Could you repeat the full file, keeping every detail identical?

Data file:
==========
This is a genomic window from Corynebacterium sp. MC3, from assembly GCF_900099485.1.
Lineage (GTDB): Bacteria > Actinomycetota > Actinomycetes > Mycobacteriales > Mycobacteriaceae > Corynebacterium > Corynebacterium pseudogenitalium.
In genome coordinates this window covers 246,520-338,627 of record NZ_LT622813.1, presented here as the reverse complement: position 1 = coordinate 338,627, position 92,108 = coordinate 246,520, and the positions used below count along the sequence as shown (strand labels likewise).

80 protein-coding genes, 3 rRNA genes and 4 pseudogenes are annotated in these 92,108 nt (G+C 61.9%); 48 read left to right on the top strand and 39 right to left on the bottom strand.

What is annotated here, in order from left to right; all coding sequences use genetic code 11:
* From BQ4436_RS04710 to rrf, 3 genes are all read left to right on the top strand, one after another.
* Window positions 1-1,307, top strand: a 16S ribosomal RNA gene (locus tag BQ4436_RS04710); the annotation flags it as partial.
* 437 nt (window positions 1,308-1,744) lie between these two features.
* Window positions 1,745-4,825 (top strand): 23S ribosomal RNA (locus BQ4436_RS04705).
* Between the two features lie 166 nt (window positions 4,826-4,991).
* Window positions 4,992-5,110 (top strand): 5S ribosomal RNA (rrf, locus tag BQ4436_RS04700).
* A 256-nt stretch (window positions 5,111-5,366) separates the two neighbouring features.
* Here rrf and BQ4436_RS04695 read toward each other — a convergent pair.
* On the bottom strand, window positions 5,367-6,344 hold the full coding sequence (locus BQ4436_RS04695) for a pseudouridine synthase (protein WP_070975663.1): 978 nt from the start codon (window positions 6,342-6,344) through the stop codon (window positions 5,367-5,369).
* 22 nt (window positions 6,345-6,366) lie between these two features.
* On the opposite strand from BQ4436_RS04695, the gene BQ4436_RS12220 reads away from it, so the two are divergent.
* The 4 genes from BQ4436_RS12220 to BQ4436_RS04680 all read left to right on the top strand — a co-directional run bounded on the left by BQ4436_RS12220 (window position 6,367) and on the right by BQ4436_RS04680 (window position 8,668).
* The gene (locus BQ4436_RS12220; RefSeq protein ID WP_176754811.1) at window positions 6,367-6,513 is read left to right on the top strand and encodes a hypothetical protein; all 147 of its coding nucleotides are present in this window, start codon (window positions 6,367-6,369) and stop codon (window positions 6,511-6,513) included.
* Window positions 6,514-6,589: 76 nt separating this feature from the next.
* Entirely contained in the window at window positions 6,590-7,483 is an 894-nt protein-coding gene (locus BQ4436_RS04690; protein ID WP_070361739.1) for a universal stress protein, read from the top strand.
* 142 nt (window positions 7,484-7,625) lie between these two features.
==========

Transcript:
This is a genomic window from Corynebacterium sp. MC3, from assembly GCF_900099485.1.
Lineage (GTDB): Bacteria > Actinomycetota > Actinomycetes > Mycobacteriales > Mycobacteriaceae > Corynebacterium > Corynebacterium pseudogenitalium.
In genome coordinates this window covers 246,520-338,627 of record NZ_LT622813.1, presented here as the reverse complement: position 1 = coordinate 338,627, position 92,108 = coordinate 246,520, and the positions used below count along the sequence as shown (strand labels likewise).

80 protein-coding genes, 3 rRNA genes and 4 pseudogenes are annotated in these 92,108 nt (G+C 61.9%); 48 read left to right on the top strand and 39 right to left on the bottom strand.

What is annotated here, in order from left to right; all coding sequences use genetic code 11:
* From BQ4436_RS04710 to rrf, 3 genes are all read left to right on the top strand, one after another.
* Window positions 1-1,307, top strand: a 16S ribosomal RNA gene (locus tag BQ4436_RS04710); the annotation flags it as partial.
* 437 nt (window positions 1,308-1,744) lie between these two features.
* Window positions 1,745-4,825 (top strand): 23S ribosomal RNA (locus BQ4436_RS04705).
* Between the two features lie 166 nt (window positions 4,826-4,991).
* Window positions 4,992-5,110 (top strand): 5S ribosomal RNA (rrf, locus tag BQ4436_RS04700).
* A 256-nt stretch (window positions 5,111-5,366) separates the two neighbouring features.
* Here rrf and BQ4436_RS04695 read toward each other — a convergent pair.
* On the bottom strand, window positions 5,367-6,344 hold the full coding sequence (locus BQ4436_RS04695) for a pseudouridine synthase (protein WP_070975663.1): 978 nt from the start codon (window positions 6,342-6,344) through the stop codon (window positions 5,367-5,369).
* 22 nt (window positions 6,345-6,366) lie between these two features.
* On the opposite strand from BQ4436_RS04695, the gene BQ4436_RS12220 reads away from it, so the two are divergent.
* The 4 genes from BQ4436_RS12220 to BQ4436_RS04680 all read left to right on the top strand — a co-directional run bounded on the left by BQ4436_RS12220 (window position 6,367) and on the right by BQ4436_RS04680 (window position 8,668).
* The gene (locus BQ4436_RS12220; RefSeq protein ID WP_176754811.1) at window positions 6,367-6,513 is read left to right on the top strand and encodes a hypothetical protein; all 147 of its coding nucleotides are present in this window, start codon (window positions 6,367-6,369) and stop codon (window positions 6,511-6,513) included.
* Window positions 6,514-6,589: 76 nt separating this feature from the next.
* Entirely contained in the window at window positions 6,590-7,483 is an 894-nt protein-coding gene (locus BQ4436_RS04690; protein ID WP_070361739.1) for a universal stress protein, read from the top strand.
* 142 nt (window positions 7,484-7,625) lie between these two features.